When Prasoon Joshi, 44, the recently promoted chairman of McCann Worldgroup, Asia Pacific, arrives dangerously late for an interview, we know there has to be a good reason. "I was at Antilla," he apologises, adjusting his black-rimmed Dior glasses, referring to Mukesh Ambani's residence.
McCann South Asia and McCann India's man of the hour has an envy-worthy life in Mumbai. And here's our favourite part - none of it needs to change despite his promotion, one that has put the agency's operations across the APAC region (including Greater China, Japan, Australia, the Philippines and several other nations) on his plate. He will continue to live in and operate from Mumbai. Has the tide turned in favour of Indian talent? Over to Joshi. Excerpts from an interview:
One would assume that an APAC mandate would bring with it migration--- to, say, Singapore or Hong Kong. But you continue to be based in Mumbai. Is India the new hub for global leadership? Another example is Vikram Sakhuja, the Mumbai-based worldwide CEO of Maxus.
Well, you don't ask this question ("Will you move or not?") to someone living in the US or London. Probably, we are biased to begin with. We still think India is not a developed country. We still think it is a disadvantage to be in India. Is it? No. But is there an iota of truth in this? Yes, there is some truth in it.
But that is changing. Today, India has accessibility. You can reach India from anywhere in the world and get to anywhere in the world from India. I don't think we are lagging behind in technology.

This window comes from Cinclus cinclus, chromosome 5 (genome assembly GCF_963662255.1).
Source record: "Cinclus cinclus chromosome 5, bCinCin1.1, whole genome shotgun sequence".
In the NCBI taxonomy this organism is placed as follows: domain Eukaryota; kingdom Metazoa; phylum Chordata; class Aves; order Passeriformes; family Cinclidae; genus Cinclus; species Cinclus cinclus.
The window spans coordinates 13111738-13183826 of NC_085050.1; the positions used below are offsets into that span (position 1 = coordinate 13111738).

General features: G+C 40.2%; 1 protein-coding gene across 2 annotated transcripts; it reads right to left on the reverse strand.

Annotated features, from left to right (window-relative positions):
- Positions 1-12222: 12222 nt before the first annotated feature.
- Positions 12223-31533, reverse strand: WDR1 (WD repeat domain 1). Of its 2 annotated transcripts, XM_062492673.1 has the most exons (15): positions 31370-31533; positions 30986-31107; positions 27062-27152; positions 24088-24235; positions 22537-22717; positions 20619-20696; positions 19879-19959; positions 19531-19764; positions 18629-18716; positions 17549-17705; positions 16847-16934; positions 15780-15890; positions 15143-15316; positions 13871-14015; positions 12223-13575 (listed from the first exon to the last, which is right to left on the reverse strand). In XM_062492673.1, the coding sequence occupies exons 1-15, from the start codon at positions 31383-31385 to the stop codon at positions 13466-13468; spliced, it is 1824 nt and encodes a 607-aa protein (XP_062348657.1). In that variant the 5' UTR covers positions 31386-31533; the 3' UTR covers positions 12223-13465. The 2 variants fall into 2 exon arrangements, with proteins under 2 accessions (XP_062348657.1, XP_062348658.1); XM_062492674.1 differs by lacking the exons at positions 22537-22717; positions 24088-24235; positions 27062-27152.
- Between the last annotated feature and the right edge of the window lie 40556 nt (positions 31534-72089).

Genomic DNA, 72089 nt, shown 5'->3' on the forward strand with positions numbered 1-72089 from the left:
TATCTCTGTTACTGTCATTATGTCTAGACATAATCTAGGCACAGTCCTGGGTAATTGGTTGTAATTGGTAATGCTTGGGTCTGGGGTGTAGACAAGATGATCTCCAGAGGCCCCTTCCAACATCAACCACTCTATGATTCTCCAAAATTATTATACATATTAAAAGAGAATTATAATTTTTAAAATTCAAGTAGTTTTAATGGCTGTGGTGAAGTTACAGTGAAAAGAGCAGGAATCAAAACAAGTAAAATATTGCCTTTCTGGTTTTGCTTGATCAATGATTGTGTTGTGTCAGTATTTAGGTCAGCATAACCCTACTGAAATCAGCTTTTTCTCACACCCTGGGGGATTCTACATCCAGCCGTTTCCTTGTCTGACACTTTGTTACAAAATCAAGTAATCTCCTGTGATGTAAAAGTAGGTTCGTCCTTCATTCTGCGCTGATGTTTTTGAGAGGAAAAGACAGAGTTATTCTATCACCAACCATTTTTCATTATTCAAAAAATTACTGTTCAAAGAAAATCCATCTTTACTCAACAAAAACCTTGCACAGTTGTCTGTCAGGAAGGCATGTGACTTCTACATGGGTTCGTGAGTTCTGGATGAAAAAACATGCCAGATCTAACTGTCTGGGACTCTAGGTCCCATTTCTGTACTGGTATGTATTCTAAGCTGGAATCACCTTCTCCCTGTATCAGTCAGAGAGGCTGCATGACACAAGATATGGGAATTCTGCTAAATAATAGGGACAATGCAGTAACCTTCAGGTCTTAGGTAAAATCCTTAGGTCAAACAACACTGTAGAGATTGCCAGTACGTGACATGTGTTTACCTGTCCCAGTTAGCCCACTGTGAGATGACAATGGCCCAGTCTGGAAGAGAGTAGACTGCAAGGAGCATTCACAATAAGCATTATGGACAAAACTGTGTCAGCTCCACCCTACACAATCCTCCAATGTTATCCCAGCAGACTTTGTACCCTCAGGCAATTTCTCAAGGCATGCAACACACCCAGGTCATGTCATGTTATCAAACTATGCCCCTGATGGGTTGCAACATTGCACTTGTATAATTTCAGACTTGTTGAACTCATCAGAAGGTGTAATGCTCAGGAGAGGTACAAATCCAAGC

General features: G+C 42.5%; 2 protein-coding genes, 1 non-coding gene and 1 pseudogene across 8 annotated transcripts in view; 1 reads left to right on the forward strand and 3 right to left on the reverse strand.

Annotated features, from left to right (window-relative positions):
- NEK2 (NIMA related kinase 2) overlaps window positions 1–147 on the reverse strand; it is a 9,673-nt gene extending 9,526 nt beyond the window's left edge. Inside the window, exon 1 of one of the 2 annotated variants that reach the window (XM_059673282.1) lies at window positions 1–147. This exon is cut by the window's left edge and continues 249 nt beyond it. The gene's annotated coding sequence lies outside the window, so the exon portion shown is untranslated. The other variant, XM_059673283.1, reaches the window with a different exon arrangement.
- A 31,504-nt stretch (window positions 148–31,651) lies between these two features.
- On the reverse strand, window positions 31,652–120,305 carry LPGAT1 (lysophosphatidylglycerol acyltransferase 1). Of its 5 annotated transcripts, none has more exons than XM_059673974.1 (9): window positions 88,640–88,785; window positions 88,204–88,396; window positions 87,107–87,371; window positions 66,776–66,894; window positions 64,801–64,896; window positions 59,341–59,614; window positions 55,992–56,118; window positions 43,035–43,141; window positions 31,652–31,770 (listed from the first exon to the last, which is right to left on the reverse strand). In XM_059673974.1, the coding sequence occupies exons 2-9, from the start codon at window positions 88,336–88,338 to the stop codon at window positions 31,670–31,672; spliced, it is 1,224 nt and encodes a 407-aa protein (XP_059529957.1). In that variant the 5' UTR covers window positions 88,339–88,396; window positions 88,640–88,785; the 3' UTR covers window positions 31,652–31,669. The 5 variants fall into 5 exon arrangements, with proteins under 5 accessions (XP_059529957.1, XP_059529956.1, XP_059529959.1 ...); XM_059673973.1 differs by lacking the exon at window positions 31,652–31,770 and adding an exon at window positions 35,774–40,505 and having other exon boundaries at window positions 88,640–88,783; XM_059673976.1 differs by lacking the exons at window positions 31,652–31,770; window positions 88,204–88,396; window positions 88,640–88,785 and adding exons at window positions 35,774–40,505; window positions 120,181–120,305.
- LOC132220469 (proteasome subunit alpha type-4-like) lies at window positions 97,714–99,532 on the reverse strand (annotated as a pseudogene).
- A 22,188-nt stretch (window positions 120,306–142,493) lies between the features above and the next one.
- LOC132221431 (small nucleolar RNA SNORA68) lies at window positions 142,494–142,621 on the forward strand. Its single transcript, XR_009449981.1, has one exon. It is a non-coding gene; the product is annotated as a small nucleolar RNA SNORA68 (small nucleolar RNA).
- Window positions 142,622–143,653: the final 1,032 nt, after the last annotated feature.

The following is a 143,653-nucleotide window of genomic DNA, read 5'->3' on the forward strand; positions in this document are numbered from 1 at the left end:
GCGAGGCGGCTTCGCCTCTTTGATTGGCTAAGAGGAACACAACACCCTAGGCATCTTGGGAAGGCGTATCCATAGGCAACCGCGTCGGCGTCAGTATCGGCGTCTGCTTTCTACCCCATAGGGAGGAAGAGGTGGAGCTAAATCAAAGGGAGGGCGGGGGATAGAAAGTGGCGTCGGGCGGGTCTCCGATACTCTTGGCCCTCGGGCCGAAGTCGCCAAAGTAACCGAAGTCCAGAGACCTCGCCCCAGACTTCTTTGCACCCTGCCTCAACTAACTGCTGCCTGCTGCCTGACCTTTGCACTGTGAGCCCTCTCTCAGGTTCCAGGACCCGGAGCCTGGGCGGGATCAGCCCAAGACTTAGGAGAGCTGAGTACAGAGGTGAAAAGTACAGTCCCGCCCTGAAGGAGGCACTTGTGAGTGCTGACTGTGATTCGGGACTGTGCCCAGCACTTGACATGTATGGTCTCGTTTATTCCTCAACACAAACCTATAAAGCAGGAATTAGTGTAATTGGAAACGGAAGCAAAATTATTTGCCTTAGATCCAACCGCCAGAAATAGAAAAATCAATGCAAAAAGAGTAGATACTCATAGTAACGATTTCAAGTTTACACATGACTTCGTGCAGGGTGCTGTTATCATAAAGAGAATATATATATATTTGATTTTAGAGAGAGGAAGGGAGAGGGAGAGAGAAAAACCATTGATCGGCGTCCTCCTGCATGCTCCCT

Yes, India is changing for sure, don't you think?
Yes, it is a changing reality. And companies are also realising that. Leaders also want the people they believe in to be in these markets, where the future is.
I chose to stay here because the action is here. There's a throbbing sense of life you get in India. Are we Singapore? No, we are not - in terms of infrastructure, law and order, security. Places like Singapore, Hong Kong and Shanghai are ahead of India in so many ways. But well, I chose to be part of a narrative here.
That's the reason I am very much the CEO of our Indian operations. That is my biggest responsibility - to be in this market, to grow McCann in this market, and to ensure that all our clients get me on priority. That's been made very clear at the time of my promotion. My worldwide CEO Harris Diamond said: "Prasoon's priority is to cater to India's needs. And then to the rest of Asia."
How much of a fight was it for you to stay back in Mumbai?
Not much of a fight. That's because my company's senior management understands me. My company - McCann and the parent company IPG - lets me be. Sometimes people decide to move out of the country. It's a personal call and they have their reasons. But I prefer to be in India.